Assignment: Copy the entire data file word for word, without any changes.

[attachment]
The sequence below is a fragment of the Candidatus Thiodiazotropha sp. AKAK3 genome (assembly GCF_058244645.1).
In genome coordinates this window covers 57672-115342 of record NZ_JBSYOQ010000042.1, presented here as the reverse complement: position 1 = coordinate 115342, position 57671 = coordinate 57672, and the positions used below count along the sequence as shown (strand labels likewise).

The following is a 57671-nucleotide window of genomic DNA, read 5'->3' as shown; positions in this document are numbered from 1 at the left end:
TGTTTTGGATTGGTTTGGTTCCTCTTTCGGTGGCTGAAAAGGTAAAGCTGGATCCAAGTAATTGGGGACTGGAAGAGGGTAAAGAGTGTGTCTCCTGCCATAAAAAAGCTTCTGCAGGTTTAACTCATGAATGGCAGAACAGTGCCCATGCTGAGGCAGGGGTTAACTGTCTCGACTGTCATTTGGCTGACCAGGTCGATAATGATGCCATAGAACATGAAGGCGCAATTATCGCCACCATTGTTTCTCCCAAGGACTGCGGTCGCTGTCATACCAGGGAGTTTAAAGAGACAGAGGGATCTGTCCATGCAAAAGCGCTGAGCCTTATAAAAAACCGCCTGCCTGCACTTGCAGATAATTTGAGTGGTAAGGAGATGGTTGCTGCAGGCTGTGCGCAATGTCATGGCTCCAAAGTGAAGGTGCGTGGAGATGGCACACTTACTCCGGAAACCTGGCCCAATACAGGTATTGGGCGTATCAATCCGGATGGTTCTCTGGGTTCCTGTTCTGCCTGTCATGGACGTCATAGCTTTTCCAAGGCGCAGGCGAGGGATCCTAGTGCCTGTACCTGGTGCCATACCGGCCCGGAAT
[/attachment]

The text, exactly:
The sequence below is a fragment of the Candidatus Thiodiazotropha sp. AKAK3 genome (assembly GCF_058244645.1).
In genome coordinates this window covers 57672-115342 of record NZ_JBSYOQ010000042.1, presented here as the reverse complement: position 1 = coordinate 115342, position 57671 = coordinate 57672, and the positions used below count along the sequence as shown (strand labels likewise).

The following is a 57671-nucleotide window of genomic DNA, read 5'->3' as shown; positions in this document are numbered from 1 at the left end:
TGTTTTGGATTGGTTTGGTTCCTCTTTCGGTGGCTGAAAAGGTAAAGCTGGATCCAAGTAATTGGGGACTGGAAGAGGGTAAAGAGTGTGTCTCCTGCCATAAAAAAGCTTCTGCAGGTTTAACTCATGAATGGCAGAACAGTGCCCATGCTGAGGCAGGGGTTAACTGTCTCGACTGTCATTTGGCTGACCAGGTCGATAATGATGCCATAGAACATGAAGGCGCAATTATCGCCACCATTGTTTCTCCCAAGGACTGCGGTCGCTGTCATACCAGGGAGTTTAAAGAGACAGAGGGATCTGTCCATGCAAAAGCGCTGAGCCTTATAAAAAACCGCCTGCCTGCACTTGCAGATAATTTGAGTGGTAAGGAGATGGTTGCTGCAGGCTGTGCGCAATGTCATGGCTCCAAAGTGAAGGTGCGTGGAGATGGCACACTTACTCCGGAAACCTGGCCCAATACAGGTATTGGGCGTATCAATCCGGATGGTTCTCTGGGTTCCTGTTCTGCCTGTCATGGACGTCATAGCTTTTCCAAGGCGCAGGCGAGGGATCCTAGTGCCTGTACCTGGTGCCATACCGGCCCGGAAT